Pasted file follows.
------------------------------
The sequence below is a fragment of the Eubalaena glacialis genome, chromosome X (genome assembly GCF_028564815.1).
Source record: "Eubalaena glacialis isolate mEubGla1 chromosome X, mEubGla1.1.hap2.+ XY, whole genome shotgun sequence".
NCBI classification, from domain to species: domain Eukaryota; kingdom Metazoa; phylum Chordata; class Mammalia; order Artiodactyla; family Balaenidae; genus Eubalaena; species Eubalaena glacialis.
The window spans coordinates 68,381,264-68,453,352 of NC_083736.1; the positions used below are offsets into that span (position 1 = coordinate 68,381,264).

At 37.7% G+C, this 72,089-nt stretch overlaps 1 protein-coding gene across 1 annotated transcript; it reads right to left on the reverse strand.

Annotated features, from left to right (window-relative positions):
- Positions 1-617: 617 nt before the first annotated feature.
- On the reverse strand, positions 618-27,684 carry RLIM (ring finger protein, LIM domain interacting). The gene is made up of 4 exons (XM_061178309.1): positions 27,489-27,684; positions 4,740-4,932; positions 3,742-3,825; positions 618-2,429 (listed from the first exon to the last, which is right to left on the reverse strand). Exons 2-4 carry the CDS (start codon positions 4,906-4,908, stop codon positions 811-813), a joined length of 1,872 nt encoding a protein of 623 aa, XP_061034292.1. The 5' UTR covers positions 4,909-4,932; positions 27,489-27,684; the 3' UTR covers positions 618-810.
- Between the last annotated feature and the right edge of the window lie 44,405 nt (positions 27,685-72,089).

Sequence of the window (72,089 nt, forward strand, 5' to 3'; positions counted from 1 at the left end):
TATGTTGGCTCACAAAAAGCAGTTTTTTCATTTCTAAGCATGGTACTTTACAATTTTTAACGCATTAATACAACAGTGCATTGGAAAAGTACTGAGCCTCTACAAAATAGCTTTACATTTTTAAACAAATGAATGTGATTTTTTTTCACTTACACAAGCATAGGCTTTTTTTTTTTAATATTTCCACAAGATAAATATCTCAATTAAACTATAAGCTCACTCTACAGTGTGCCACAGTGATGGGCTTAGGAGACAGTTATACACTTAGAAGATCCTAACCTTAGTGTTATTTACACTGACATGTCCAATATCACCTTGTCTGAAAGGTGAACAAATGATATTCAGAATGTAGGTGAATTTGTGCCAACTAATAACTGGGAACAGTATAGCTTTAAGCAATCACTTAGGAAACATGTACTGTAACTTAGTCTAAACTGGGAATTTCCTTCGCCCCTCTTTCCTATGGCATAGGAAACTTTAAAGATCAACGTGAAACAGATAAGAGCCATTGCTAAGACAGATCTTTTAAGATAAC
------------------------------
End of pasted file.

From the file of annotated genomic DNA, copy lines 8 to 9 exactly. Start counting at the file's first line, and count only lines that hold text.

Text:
- On the reverse strand, positions 618-27,684 carry RLIM (ring finger protein, LIM domain interacting). The gene is made up of 4 exons (XM_061178309.1): positions 27,489-27,684; positions 4,740-4,932; positions 3,742-3,825; positions 618-2,429 (listed from the first exon to the last, which is right to left on the reverse strand). Exons 2-4 carry the CDS (start codon positions 4,906-4,908, stop codon positions 811-813), a joined length of 1,872 nt encoding a protein of 623 aa, XP_061034292.1. The 5' UTR covers positions 4,909-4,932; positions 27,489-27,684; the 3' UTR covers positions 618-810.
- Between the last annotated feature and the right edge of the window lie 44,405 nt (positions 27,685-72,089).